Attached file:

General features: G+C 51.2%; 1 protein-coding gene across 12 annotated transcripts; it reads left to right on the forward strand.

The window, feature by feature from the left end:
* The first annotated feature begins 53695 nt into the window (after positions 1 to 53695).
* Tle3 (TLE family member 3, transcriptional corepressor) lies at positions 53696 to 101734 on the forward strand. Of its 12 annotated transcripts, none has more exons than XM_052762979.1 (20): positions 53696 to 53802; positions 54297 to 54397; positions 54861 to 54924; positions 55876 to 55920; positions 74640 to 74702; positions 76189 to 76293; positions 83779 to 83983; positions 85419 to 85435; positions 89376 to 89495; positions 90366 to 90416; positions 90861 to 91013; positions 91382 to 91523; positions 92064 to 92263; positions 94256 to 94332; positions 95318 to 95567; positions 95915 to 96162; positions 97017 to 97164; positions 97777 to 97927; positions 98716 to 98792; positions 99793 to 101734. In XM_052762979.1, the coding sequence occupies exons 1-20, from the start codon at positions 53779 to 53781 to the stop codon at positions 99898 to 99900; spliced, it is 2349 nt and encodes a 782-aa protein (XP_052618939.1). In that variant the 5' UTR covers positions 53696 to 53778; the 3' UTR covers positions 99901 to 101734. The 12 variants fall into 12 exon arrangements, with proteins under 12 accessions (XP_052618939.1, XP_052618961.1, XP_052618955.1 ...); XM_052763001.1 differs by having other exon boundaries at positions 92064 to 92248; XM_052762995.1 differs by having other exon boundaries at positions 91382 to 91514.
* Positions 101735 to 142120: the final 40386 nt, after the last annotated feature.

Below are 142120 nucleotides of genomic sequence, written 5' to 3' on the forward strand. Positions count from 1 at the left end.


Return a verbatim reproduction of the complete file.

General features: G+C 51.2%; 1 protein-coding gene across 12 annotated transcripts; it reads left to right on the forward strand.

The window, feature by feature from the left end:
* The first annotated feature begins 53695 nt into the window (after positions 1 to 53695).
* Tle3 (TLE family member 3, transcriptional corepressor) lies at positions 53696 to 101734 on the forward strand. Of its 12 annotated transcripts, none has more exons than XM_052762979.1 (20): positions 53696 to 53802; positions 54297 to 54397; positions 54861 to 54924; positions 55876 to 55920; positions 74640 to 74702; positions 76189 to 76293; positions 83779 to 83983; positions 85419 to 85435; positions 89376 to 89495; positions 90366 to 90416; positions 90861 to 91013; positions 91382 to 91523; positions 92064 to 92263; positions 94256 to 94332; positions 95318 to 95567; positions 95915 to 96162; positions 97017 to 97164; positions 97777 to 97927; positions 98716 to 98792; positions 99793 to 101734. In XM_052762979.1, the coding sequence occupies exons 1-20, from the start codon at positions 53779 to 53781 to the stop codon at positions 99898 to 99900; spliced, it is 2349 nt and encodes a 782-aa protein (XP_052618939.1). In that variant the 5' UTR covers positions 53696 to 53778; the 3' UTR covers positions 99901 to 101734. The 12 variants fall into 12 exon arrangements, with proteins under 12 accessions (XP_052618939.1, XP_052618961.1, XP_052618955.1 ...); XM_052763001.1 differs by having other exon boundaries at positions 92064 to 92248; XM_052762995.1 differs by having other exon boundaries at positions 91382 to 91514.
* Positions 101735 to 142120: the final 40386 nt, after the last annotated feature.

Below are 142120 nucleotides of genomic sequence, written 5' to 3' on the forward strand. Positions count from 1 at the left end.